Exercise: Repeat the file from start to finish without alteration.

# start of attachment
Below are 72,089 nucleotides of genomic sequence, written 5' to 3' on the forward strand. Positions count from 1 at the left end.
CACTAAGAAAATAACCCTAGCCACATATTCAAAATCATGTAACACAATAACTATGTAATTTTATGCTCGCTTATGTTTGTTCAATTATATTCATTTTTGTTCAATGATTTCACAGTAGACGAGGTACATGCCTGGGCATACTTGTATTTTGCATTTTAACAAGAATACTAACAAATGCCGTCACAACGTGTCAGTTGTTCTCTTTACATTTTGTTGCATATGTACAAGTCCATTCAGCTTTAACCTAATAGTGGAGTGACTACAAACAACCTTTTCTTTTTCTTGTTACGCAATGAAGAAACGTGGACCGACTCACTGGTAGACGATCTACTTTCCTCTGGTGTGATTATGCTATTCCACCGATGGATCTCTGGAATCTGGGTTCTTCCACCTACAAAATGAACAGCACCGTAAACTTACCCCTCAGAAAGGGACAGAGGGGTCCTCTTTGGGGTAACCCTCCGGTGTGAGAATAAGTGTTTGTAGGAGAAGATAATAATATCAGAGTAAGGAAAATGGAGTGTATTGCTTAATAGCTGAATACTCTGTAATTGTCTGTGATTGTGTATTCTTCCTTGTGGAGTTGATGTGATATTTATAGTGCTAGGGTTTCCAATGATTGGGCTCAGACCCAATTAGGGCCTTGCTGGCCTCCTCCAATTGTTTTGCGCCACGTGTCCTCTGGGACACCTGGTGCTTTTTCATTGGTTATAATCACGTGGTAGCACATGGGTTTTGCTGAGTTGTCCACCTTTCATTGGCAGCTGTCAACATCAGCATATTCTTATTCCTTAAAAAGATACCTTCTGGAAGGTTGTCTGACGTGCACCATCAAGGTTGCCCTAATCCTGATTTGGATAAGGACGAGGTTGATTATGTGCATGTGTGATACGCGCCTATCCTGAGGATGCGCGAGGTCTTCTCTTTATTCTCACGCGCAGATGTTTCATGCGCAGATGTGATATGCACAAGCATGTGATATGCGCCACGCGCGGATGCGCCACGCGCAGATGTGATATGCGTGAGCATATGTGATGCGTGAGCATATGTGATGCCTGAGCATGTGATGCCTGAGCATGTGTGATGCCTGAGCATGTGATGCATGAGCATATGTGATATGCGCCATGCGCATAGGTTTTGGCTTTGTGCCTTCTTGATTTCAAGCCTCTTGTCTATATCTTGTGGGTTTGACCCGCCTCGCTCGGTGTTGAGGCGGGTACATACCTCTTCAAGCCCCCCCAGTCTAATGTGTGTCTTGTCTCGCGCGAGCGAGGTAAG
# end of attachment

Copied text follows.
Below are 72,089 nucleotides of genomic sequence, written 5' to 3' on the forward strand. Positions count from 1 at the left end.
CACTAAGAAAATAACCCTAGCCACATATTCAAAATCATGTAACACAATAACTATGTAATTTTATGCTCGCTTATGTTTGTTCAATTATATTCATTTTTGTTCAATGATTTCACAGTAGACGAGGTACATGCCTGGGCATACTTGTATTTTGCATTTTAACAAGAATACTAACAAATGCCGTCACAACGTGTCAGTTGTTCTCTTTACATTTTGTTGCATATGTACAAGTCCATTCAGCTTTAACCTAATAGTGGAGTGACTACAAACAACCTTTTCTTTTTCTTGTTACGCAATGAAGAAACGTGGACCGACTCACTGGTAGACGATCTACTTTCCTCTGGTGTGATTATGCTATTCCACCGATGGATCTCTGGAATCTGGGTTCTTCCACCTACAAAATGAACAGCACCGTAAACTTACCCCTCAGAAAGGGACAGAGGGGTCCTCTTTGGGGTAACCCTCCGGTGTGAGAATAAGTGTTTGTAGGAGAAGATAATAATATCAGAGTAAGGAAAATGGAGTGTATTGCTTAATAGCTGAATACTCTGTAATTGTCTGTGATTGTGTATTCTTCCTTGTGGAGTTGATGTGATATTTATAGTGCTAGGGTTTCCAATGATTGGGCTCAGACCCAATTAGGGCCTTGCTGGCCTCCTCCAATTGTTTTGCGCCACGTGTCCTCTGGGACACCTGGTGCTTTTTCATTGGTTATAATCACGTGGTAGCACATGGGTTTTGCTGAGTTGTCCACCTTTCATTGGCAGCTGTCAACATCAGCATATTCTTATTCCTTAAAAAGATACCTTCTGGAAGGTTGTCTGACGTGCACCATCAAGGTTGCCCTAATCCTGATTTGGATAAGGACGAGGTTGATTATGTGCATGTGTGATACGCGCCTATCCTGAGGATGCGCGAGGTCTTCTCTTTATTCTCACGCGCAGATGTTTCATGCGCAGATGTGATATGCACAAGCATGTGATATGCGCCACGCGCGGATGCGCCACGCGCAGATGTGATATGCGTGAGCATATGTGATGCGTGAGCATATGTGATGCCTGAGCATGTGATGCCTGAGCATGTGTGATGCCTGAGCATGTGATGCATGAGCATATGTGATATGCGCCATGCGCATAGGTTTTGGCTTTGTGCCTTCTTGATTTCAAGCCTCTTGTCTATATCTTGTGGGTTTGACCCGCCTCGCTCGGTGTTGAGGCGGGTACATACCTCTTCAAGCCCCCCCAGTCTAATGTGTGTCTTGTCTCGCGCGAGCGAGGTAAG